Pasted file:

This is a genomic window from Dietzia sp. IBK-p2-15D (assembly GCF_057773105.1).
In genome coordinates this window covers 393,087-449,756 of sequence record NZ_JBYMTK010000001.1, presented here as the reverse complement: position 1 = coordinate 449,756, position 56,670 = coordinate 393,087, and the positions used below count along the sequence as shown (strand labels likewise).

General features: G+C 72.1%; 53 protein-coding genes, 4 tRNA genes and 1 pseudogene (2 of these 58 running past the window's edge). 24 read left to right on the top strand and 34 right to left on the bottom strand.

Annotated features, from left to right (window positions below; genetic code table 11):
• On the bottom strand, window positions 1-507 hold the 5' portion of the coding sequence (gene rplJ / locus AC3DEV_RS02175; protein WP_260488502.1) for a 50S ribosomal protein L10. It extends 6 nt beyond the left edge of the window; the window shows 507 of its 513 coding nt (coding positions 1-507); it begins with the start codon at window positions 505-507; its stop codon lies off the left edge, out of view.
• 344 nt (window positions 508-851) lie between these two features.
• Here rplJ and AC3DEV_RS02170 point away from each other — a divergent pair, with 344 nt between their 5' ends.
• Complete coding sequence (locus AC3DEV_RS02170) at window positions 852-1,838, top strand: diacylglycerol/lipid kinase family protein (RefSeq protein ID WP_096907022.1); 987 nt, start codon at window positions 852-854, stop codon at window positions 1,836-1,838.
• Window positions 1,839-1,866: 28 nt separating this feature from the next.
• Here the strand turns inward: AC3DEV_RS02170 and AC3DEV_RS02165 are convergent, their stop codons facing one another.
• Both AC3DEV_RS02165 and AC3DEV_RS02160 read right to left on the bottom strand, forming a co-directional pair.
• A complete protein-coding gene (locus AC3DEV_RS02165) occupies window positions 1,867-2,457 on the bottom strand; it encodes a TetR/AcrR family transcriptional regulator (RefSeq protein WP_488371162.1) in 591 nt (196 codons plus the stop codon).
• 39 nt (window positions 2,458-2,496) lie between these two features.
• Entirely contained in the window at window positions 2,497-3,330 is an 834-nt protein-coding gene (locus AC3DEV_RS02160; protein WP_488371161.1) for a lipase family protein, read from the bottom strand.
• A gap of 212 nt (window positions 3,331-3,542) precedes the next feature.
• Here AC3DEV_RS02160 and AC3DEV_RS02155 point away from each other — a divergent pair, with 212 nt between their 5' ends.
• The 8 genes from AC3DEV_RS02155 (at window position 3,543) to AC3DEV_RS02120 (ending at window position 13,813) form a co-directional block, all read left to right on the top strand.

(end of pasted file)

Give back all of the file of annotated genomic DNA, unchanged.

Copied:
This is a genomic window from Dietzia sp. IBK-p2-15D (assembly GCF_057773105.1).
In genome coordinates this window covers 393,087-449,756 of sequence record NZ_JBYMTK010000001.1, presented here as the reverse complement: position 1 = coordinate 449,756, position 56,670 = coordinate 393,087, and the positions used below count along the sequence as shown (strand labels likewise).

General features: G+C 72.1%; 53 protein-coding genes, 4 tRNA genes and 1 pseudogene (2 of these 58 running past the window's edge). 24 read left to right on the top strand and 34 right to left on the bottom strand.

Annotated features, from left to right (window positions below; genetic code table 11):
• On the bottom strand, window positions 1-507 hold the 5' portion of the coding sequence (gene rplJ / locus AC3DEV_RS02175; protein WP_260488502.1) for a 50S ribosomal protein L10. It extends 6 nt beyond the left edge of the window; the window shows 507 of its 513 coding nt (coding positions 1-507); it begins with the start codon at window positions 505-507; its stop codon lies off the left edge, out of view.
• 344 nt (window positions 508-851) lie between these two features.
• Here rplJ and AC3DEV_RS02170 point away from each other — a divergent pair, with 344 nt between their 5' ends.
• Complete coding sequence (locus AC3DEV_RS02170) at window positions 852-1,838, top strand: diacylglycerol/lipid kinase family protein (RefSeq protein ID WP_096907022.1); 987 nt, start codon at window positions 852-854, stop codon at window positions 1,836-1,838.
• Window positions 1,839-1,866: 28 nt separating this feature from the next.
• Here the strand turns inward: AC3DEV_RS02170 and AC3DEV_RS02165 are convergent, their stop codons facing one another.
• Both AC3DEV_RS02165 and AC3DEV_RS02160 read right to left on the bottom strand, forming a co-directional pair.
• A complete protein-coding gene (locus AC3DEV_RS02165) occupies window positions 1,867-2,457 on the bottom strand; it encodes a TetR/AcrR family transcriptional regulator (RefSeq protein WP_488371162.1) in 591 nt (196 codons plus the stop codon).
• 39 nt (window positions 2,458-2,496) lie between these two features.
• Entirely contained in the window at window positions 2,497-3,330 is an 834-nt protein-coding gene (locus AC3DEV_RS02160; protein WP_488371161.1) for a lipase family protein, read from the bottom strand.
• A gap of 212 nt (window positions 3,331-3,542) precedes the next feature.
• Here AC3DEV_RS02160 and AC3DEV_RS02155 point away from each other — a divergent pair, with 212 nt between their 5' ends.
• The 8 genes from AC3DEV_RS02155 (at window position 3,543) to AC3DEV_RS02120 (ending at window position 13,813) form a co-directional block, all read left to right on the top strand.